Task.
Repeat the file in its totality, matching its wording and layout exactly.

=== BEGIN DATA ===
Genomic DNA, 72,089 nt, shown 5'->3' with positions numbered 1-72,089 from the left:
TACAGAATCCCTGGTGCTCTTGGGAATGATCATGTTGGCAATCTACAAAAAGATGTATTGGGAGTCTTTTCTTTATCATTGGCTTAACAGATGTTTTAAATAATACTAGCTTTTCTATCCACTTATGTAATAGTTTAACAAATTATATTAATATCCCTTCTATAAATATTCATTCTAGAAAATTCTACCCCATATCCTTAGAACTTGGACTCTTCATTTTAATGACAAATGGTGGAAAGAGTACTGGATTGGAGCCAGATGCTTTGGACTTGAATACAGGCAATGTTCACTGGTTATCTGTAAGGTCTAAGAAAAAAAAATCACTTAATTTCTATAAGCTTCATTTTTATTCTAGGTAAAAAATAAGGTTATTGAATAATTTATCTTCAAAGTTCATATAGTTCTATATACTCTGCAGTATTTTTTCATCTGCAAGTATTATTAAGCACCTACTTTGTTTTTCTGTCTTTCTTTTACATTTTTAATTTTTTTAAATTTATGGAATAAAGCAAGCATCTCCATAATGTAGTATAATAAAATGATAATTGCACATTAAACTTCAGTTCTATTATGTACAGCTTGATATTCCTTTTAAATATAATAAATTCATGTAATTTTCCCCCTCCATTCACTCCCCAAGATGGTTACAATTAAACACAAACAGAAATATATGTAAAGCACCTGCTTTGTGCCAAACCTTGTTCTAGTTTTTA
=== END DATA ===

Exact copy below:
Genomic DNA, 72,089 nt, shown 5'->3' with positions numbered 1-72,089 from the left:
TACAGAATCCCTGGTGCTCTTGGGAATGATCATGTTGGCAATCTACAAAAAGATGTATTGGGAGTCTTTTCTTTATCATTGGCTTAACAGATGTTTTAAATAATACTAGCTTTTCTATCCACTTATGTAATAGTTTAACAAATTATATTAATATCCCTTCTATAAATATTCATTCTAGAAAATTCTACCCCATATCCTTAGAACTTGGACTCTTCATTTTAATGACAAATGGTGGAAAGAGTACTGGATTGGAGCCAGATGCTTTGGACTTGAATACAGGCAATGTTCACTGGTTATCTGTAAGGTCTAAGAAAAAAAAATCACTTAATTTCTATAAGCTTCATTTTTATTCTAGGTAAAAAATAAGGTTATTGAATAATTTATCTTCAAAGTTCATATAGTTCTATATACTCTGCAGTATTTTTTCATCTGCAAGTATTATTAAGCACCTACTTTGTTTTTCTGTCTTTCTTTTACATTTTTAATTTTTTTAAATTTATGGAATAAAGCAAGCATCTCCATAATGTAGTATAATAAAATGATAATTGCACATTAAACTTCAGTTCTATTATGTACAGCTTGATATTCCTTTTAAATATAATAAATTCATGTAATTTTCCCCCTCCATTCACTCCCCAAGATGGTTACAATTAAACACAAACAGAAATATATGTAAAGCACCTGCTTTGTGCCAAACCTTGTTCTAGTTTTTA